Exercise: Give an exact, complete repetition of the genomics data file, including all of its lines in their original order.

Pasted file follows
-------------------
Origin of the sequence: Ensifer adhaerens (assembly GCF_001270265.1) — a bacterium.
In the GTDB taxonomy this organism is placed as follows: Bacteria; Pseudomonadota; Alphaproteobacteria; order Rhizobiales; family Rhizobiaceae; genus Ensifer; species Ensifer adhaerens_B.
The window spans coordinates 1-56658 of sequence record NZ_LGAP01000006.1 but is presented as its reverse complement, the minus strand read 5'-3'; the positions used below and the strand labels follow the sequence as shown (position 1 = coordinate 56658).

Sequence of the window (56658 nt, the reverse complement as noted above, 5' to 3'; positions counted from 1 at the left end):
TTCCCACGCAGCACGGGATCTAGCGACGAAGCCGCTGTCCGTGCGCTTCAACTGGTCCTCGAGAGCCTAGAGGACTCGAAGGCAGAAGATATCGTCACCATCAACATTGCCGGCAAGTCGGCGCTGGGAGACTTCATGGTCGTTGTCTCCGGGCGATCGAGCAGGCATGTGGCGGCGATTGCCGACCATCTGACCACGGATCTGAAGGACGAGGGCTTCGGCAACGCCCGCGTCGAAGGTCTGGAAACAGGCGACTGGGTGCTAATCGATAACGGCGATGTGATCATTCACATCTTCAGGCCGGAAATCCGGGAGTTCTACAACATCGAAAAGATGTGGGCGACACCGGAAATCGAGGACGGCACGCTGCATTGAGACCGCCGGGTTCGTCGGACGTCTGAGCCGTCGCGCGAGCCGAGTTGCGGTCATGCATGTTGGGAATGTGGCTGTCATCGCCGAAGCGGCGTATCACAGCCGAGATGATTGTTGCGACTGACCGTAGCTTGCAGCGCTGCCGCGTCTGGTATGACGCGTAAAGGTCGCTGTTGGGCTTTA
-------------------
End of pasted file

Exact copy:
Origin of the sequence: Ensifer adhaerens (assembly GCF_001270265.1) — a bacterium.
In the GTDB taxonomy this organism is placed as follows: Bacteria; Pseudomonadota; Alphaproteobacteria; order Rhizobiales; family Rhizobiaceae; genus Ensifer; species Ensifer adhaerens_B.
The window spans coordinates 1-56658 of sequence record NZ_LGAP01000006.1 but is presented as its reverse complement, the minus strand read 5'-3'; the positions used below and the strand labels follow the sequence as shown (position 1 = coordinate 56658).

Sequence of the window (56658 nt, the reverse complement as noted above, 5' to 3'; positions counted from 1 at the left end):
TTCCCACGCAGCACGGGATCTAGCGACGAAGCCGCTGTCCGTGCGCTTCAACTGGTCCTCGAGAGCCTAGAGGACTCGAAGGCAGAAGATATCGTCACCATCAACATTGCCGGCAAGTCGGCGCTGGGAGACTTCATGGTCGTTGTCTCCGGGCGATCGAGCAGGCATGTGGCGGCGATTGCCGACCATCTGACCACGGATCTGAAGGACGAGGGCTTCGGCAACGCCCGCGTCGAAGGTCTGGAAACAGGCGACTGGGTGCTAATCGATAACGGCGATGTGATCATTCACATCTTCAGGCCGGAAATCCGGGAGTTCTACAACATCGAAAAGATGTGGGCGACACCGGAAATCGAGGACGGCACGCTGCATTGAGACCGCCGGGTTCGTCGGACGTCTGAGCCGTCGCGCGAGCCGAGTTGCGGTCATGCATGTTGGGAATGTGGCTGTCATCGCCGAAGCGGCGTATCACAGCCGAGATGATTGTTGCGACTGACCGTAGCTTGCAGCGCTGCCGCGTCTGGTATGACGCGTAAAGGTCGCTGTTGGGCTTTA